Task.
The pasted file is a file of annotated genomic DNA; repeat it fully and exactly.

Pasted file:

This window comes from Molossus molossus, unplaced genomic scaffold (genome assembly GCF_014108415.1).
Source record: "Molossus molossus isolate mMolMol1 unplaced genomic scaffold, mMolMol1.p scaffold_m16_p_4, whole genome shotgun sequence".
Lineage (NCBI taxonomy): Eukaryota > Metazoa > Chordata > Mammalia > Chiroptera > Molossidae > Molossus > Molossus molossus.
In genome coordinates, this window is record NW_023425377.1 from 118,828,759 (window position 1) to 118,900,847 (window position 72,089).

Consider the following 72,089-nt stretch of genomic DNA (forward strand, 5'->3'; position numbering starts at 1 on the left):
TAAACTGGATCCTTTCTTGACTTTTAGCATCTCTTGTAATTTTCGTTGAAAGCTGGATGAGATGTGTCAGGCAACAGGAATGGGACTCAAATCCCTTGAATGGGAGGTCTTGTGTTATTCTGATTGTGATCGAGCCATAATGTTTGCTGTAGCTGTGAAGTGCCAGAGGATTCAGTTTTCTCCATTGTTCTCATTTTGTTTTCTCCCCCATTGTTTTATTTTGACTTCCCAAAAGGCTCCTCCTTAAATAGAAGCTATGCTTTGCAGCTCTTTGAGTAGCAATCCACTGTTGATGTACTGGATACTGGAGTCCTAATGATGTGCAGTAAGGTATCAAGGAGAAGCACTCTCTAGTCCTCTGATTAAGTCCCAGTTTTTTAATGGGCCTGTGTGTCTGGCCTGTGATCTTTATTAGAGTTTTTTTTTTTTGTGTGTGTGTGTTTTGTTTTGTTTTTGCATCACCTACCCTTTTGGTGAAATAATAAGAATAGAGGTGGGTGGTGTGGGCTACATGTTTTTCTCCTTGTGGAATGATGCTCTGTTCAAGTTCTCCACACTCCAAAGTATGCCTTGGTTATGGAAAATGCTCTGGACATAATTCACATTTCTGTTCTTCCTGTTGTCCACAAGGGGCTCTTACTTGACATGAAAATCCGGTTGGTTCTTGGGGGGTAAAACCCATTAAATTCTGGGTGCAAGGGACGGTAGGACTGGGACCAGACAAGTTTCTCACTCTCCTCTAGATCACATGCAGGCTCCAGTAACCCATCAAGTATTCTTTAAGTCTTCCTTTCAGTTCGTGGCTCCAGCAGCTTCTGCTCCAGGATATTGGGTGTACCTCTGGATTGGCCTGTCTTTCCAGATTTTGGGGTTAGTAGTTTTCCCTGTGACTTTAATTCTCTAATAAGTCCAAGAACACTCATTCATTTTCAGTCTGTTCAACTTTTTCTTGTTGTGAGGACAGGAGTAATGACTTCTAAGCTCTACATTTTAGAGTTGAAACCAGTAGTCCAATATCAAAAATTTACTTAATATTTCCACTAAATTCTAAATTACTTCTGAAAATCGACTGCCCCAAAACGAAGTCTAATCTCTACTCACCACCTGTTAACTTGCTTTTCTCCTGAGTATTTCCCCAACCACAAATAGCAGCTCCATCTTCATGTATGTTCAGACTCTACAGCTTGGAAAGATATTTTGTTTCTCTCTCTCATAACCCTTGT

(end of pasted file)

This window comes from Molossus molossus, unplaced genomic scaffold (genome assembly GCF_014108415.1).
Source record: "Molossus molossus isolate mMolMol1 unplaced genomic scaffold, mMolMol1.p scaffold_m16_p_4, whole genome shotgun sequence".
Lineage (NCBI taxonomy): Eukaryota > Metazoa > Chordata > Mammalia > Chiroptera > Molossidae > Molossus > Molossus molossus.
In genome coordinates, this window is record NW_023425377.1 from 118,828,759 (window position 1) to 118,900,847 (window position 72,089).

Consider the following 72,089-nt stretch of genomic DNA (forward strand, 5'->3'; position numbering starts at 1 on the left):
TAAACTGGATCCTTTCTTGACTTTTAGCATCTCTTGTAATTTTCGTTGAAAGCTGGATGAGATGTGTCAGGCAACAGGAATGGGACTCAAATCCCTTGAATGGGAGGTCTTGTGTTATTCTGATTGTGATCGAGCCATAATGTTTGCTGTAGCTGTGAAGTGCCAGAGGATTCAGTTTTCTCCATTGTTCTCATTTTGTTTTCTCCCCCATTGTTTTATTTTGACTTCCCAAAAGGCTCCTCCTTAAATAGAAGCTATGCTTTGCAGCTCTTTGAGTAGCAATCCACTGTTGATGTACTGGATACTGGAGTCCTAATGATGTGCAGTAAGGTATCAAGGAGAAGCACTCTCTAGTCCTCTGATTAAGTCCCAGTTTTTTAATGGGCCTGTGTGTCTGGCCTGTGATCTTTATTAGAGTTTTTTTTTTTTGTGTGTGTGTGTTTTGTTTTGTTTTTGCATCACCTACCCTTTTGGTGAAATAATAAGAATAGAGGTGGGTGGTGTGGGCTACATGTTTTTCTCCTTGTGGAATGATGCTCTGTTCAAGTTCTCCACACTCCAAAGTATGCCTTGGTTATGGAAAATGCTCTGGACATAATTCACATTTCTGTTCTTCCTGTTGTCCACAAGGGGCTCTTACTTGACATGAAAATCCGGTTGGTTCTTGGGGGGTAAAACCCATTAAATTCTGGGTGCAAGGGACGGTAGGACTGGGACCAGACAAGTTTCTCACTCTCCTCTAGATCACATGCAGGCTCCAGTAACCCATCAAGTATTCTTTAAGTCTTCCTTTCAGTTCGTGGCTCCAGCAGCTTCTGCTCCAGGATATTGGGTGTACCTCTGGATTGGCCTGTCTTTCCAGATTTTGGGGTTAGTAGTTTTCCCTGTGACTTTAATTCTCTAATAAGTCCAAGAACACTCATTCATTTTCAGTCTGTTCAACTTTTTCTTGTTGTGAGGACAGGAGTAATGACTTCTAAGCTCTACATTTTAGAGTTGAAACCAGTAGTCCAATATCAAAAATTTACTTAATATTTCCACTAAATTCTAAATTACTTCTGAAAATCGACTGCCCCAAAACGAAGTCTAATCTCTACTCACCACCTGTTAACTTGCTTTTCTCCTGAGTATTTCCCCAACCACAAATAGCAGCTCCATCTTCATGTATGTTCAGACTCTACAGCTTGGAAAGATATTTTGTTTCTCTCTCTCATAACCCTTGT